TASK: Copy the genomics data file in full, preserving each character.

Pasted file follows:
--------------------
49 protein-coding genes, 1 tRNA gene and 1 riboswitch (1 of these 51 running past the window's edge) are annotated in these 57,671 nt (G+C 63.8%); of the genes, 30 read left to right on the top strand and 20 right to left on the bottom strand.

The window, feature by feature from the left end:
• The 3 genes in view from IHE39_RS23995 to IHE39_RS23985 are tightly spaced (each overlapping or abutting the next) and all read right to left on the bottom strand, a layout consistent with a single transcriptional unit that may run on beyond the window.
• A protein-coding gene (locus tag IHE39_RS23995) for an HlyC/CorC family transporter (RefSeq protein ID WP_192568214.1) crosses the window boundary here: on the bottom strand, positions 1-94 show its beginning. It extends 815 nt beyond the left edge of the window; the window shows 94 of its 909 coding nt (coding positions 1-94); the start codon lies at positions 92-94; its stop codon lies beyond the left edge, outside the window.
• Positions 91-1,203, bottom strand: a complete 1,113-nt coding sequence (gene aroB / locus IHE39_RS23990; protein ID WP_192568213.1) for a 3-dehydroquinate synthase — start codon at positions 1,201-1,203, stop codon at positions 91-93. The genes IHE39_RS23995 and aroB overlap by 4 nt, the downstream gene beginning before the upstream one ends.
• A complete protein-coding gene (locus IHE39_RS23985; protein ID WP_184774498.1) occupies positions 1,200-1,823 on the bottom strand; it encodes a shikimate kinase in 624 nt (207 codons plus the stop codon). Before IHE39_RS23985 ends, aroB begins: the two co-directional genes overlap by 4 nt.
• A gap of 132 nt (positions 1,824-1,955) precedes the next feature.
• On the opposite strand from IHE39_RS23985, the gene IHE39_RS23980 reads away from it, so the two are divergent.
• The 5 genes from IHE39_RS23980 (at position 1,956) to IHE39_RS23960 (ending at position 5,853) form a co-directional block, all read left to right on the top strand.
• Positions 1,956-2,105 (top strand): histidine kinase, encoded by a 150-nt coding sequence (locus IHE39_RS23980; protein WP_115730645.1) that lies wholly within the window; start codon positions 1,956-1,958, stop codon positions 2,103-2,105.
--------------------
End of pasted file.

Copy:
49 protein-coding genes, 1 tRNA gene and 1 riboswitch (1 of these 51 running past the window's edge) are annotated in these 57,671 nt (G+C 63.8%); of the genes, 30 read left to right on the top strand and 20 right to left on the bottom strand.

The window, feature by feature from the left end:
• The 3 genes in view from IHE39_RS23995 to IHE39_RS23985 are tightly spaced (each overlapping or abutting the next) and all read right to left on the bottom strand, a layout consistent with a single transcriptional unit that may run on beyond the window.
• A protein-coding gene (locus tag IHE39_RS23995) for an HlyC/CorC family transporter (RefSeq protein ID WP_192568214.1) crosses the window boundary here: on the bottom strand, positions 1-94 show its beginning. It extends 815 nt beyond the left edge of the window; the window shows 94 of its 909 coding nt (coding positions 1-94); the start codon lies at positions 92-94; its stop codon lies beyond the left edge, outside the window.
• Positions 91-1,203, bottom strand: a complete 1,113-nt coding sequence (gene aroB / locus IHE39_RS23990; protein ID WP_192568213.1) for a 3-dehydroquinate synthase — start codon at positions 1,201-1,203, stop codon at positions 91-93. The genes IHE39_RS23995 and aroB overlap by 4 nt, the downstream gene beginning before the upstream one ends.
• A complete protein-coding gene (locus IHE39_RS23985; protein ID WP_184774498.1) occupies positions 1,200-1,823 on the bottom strand; it encodes a shikimate kinase in 624 nt (207 codons plus the stop codon). Before IHE39_RS23985 ends, aroB begins: the two co-directional genes overlap by 4 nt.
• A gap of 132 nt (positions 1,824-1,955) precedes the next feature.
• On the opposite strand from IHE39_RS23985, the gene IHE39_RS23980 reads away from it, so the two are divergent.
• The 5 genes from IHE39_RS23980 (at position 1,956) to IHE39_RS23960 (ending at position 5,853) form a co-directional block, all read left to right on the top strand.
• Positions 1,956-2,105 (top strand): histidine kinase, encoded by a 150-nt coding sequence (locus IHE39_RS23980; protein WP_115730645.1) that lies wholly within the window; start codon positions 1,956-1,958, stop codon positions 2,103-2,105.